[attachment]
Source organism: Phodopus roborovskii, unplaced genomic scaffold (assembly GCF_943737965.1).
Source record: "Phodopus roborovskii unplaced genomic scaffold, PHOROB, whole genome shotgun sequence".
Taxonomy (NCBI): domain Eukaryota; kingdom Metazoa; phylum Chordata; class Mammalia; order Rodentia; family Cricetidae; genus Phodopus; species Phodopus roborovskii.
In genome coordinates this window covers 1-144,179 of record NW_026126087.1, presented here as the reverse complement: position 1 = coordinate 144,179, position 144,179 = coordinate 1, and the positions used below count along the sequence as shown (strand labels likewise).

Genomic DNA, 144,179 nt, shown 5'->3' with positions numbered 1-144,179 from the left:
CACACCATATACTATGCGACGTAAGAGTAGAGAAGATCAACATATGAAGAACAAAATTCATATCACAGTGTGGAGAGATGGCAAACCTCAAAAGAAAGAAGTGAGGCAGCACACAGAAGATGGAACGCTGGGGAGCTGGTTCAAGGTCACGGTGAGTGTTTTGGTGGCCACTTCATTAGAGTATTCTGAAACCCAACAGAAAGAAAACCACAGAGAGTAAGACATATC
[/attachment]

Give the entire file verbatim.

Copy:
Source organism: Phodopus roborovskii, unplaced genomic scaffold (assembly GCF_943737965.1).
Source record: "Phodopus roborovskii unplaced genomic scaffold, PHOROB, whole genome shotgun sequence".
Taxonomy (NCBI): domain Eukaryota; kingdom Metazoa; phylum Chordata; class Mammalia; order Rodentia; family Cricetidae; genus Phodopus; species Phodopus roborovskii.
In genome coordinates this window covers 1-144,179 of record NW_026126087.1, presented here as the reverse complement: position 1 = coordinate 144,179, position 144,179 = coordinate 1, and the positions used below count along the sequence as shown (strand labels likewise).

Genomic DNA, 144,179 nt, shown 5'->3' with positions numbered 1-144,179 from the left:
CACACCATATACTATGCGACGTAAGAGTAGAGAAGATCAACATATGAAGAACAAAATTCATATCACAGTGTGGAGAGATGGCAAACCTCAAAAGAAAGAAGTGAGGCAGCACACAGAAGATGGAACGCTGGGGAGCTGGTTCAAGGTCACGGTGAGTGTTTTGGTGGCCACTTCATTAGAGTATTCTGAAACCCAACAGAAAGAAAACCACAGAGAGTAAGACATATC